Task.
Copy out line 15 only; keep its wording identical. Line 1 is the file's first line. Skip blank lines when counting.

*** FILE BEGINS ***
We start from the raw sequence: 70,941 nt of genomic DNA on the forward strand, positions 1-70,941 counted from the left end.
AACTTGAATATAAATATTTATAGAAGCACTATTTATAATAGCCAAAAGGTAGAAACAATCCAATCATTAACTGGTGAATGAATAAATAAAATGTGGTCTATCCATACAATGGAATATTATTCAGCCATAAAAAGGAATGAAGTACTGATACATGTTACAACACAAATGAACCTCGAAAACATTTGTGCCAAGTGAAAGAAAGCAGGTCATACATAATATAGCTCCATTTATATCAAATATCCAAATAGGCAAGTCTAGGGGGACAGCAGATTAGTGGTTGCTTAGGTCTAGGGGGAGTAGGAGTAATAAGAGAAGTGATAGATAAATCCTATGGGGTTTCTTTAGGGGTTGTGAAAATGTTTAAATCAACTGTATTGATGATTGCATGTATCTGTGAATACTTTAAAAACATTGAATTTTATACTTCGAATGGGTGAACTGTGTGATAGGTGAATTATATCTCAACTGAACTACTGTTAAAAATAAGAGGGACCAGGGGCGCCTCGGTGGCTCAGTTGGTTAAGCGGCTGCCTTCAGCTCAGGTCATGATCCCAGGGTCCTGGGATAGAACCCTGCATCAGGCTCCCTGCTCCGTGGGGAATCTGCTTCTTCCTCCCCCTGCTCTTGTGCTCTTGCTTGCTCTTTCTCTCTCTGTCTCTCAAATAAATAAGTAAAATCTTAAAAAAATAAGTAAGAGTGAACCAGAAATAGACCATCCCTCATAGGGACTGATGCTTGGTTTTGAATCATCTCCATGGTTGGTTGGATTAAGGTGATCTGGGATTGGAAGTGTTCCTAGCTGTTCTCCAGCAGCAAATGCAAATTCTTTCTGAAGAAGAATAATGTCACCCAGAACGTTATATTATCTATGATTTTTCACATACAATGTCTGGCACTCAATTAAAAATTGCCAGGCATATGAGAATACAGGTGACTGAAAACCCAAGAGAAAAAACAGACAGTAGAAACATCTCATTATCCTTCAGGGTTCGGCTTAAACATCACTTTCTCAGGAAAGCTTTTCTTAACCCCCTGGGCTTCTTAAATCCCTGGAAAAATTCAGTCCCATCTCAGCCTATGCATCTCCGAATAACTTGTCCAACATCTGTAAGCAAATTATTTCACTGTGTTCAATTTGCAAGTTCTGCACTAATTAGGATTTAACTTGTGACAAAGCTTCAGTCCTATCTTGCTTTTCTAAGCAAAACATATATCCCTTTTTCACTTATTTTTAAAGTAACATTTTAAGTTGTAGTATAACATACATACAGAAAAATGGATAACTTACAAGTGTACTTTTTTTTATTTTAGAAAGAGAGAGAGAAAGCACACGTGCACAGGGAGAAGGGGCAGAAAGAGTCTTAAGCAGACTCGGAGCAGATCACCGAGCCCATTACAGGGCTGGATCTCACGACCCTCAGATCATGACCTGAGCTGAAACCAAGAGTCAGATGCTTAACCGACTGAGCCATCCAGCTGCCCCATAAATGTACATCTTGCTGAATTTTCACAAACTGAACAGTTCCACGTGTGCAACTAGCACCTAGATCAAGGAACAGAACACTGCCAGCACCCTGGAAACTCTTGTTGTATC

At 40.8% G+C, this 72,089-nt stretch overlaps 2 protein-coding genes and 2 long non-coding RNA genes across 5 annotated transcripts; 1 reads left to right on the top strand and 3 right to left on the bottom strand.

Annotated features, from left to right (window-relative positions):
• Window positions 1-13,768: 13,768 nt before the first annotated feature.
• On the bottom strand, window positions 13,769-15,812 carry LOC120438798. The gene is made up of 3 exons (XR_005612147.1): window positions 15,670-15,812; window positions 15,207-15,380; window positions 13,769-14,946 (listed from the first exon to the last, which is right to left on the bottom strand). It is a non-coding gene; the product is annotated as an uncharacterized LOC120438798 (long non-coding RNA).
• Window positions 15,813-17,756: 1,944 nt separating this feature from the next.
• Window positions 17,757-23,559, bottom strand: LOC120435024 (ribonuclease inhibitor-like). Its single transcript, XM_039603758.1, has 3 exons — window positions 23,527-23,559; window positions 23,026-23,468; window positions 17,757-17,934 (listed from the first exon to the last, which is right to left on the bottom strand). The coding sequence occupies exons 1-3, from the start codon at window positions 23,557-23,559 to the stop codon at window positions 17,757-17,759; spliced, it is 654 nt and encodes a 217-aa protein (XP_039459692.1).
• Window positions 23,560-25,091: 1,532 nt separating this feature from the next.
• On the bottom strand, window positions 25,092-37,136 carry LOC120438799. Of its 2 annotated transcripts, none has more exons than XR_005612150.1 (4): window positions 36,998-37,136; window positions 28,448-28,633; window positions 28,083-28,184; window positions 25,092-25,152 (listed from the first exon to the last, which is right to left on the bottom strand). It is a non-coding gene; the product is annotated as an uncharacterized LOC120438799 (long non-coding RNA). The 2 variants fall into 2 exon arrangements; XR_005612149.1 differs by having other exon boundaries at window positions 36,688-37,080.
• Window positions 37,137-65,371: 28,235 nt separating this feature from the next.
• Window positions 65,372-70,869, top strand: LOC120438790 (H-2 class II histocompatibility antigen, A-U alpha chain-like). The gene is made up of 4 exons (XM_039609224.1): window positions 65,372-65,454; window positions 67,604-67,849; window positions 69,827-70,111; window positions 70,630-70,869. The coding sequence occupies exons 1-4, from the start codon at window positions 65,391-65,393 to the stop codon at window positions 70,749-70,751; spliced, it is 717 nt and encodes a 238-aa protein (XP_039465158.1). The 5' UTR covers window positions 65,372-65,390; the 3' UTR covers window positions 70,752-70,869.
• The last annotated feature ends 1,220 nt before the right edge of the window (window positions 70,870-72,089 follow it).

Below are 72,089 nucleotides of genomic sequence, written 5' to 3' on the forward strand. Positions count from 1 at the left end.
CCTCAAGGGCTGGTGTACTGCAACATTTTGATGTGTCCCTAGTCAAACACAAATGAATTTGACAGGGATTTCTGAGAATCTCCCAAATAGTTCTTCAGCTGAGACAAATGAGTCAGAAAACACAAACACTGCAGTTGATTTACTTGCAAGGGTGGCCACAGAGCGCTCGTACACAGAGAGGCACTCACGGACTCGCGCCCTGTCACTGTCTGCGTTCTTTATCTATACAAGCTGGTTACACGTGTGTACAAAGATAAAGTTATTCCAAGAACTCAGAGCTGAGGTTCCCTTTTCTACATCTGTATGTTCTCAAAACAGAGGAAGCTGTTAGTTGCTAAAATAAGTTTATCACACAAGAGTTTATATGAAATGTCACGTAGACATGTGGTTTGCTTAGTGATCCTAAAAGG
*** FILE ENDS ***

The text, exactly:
CCTCAAGGGCTGGTGTACTGCAACATTTTGATGTGTCCCTAGTCAAACACAAATGAATTTGACAGGGATTTCTGAGAATCTCCCAAATAGTTCTTCAGCTGAGACAAATGAGTCAGAAAACACAAACACTGCAGTTGATTTACTTGCAAGGGTGGCCACAGAGCGCTCGTACACAGAGAGGCACTCACGGACTCGCGCCCTGTCACTGTCTGCGTTCTTTATCTATACAAGCTGGTTACACGTGTGTACAAAGATAAAGTTATTCCAAGAACTCAGAGCTGAGGTTCCCTTTTCTACATCTGTATGTTCTCAAAACAGAGGAAGCTGTTAGTTGCTAAAATAAGTTTATCACACAAGAGTTTATATGAAATGTCACGTAGACATGTGGTTTGCTTAGTGATCCTAAAAGG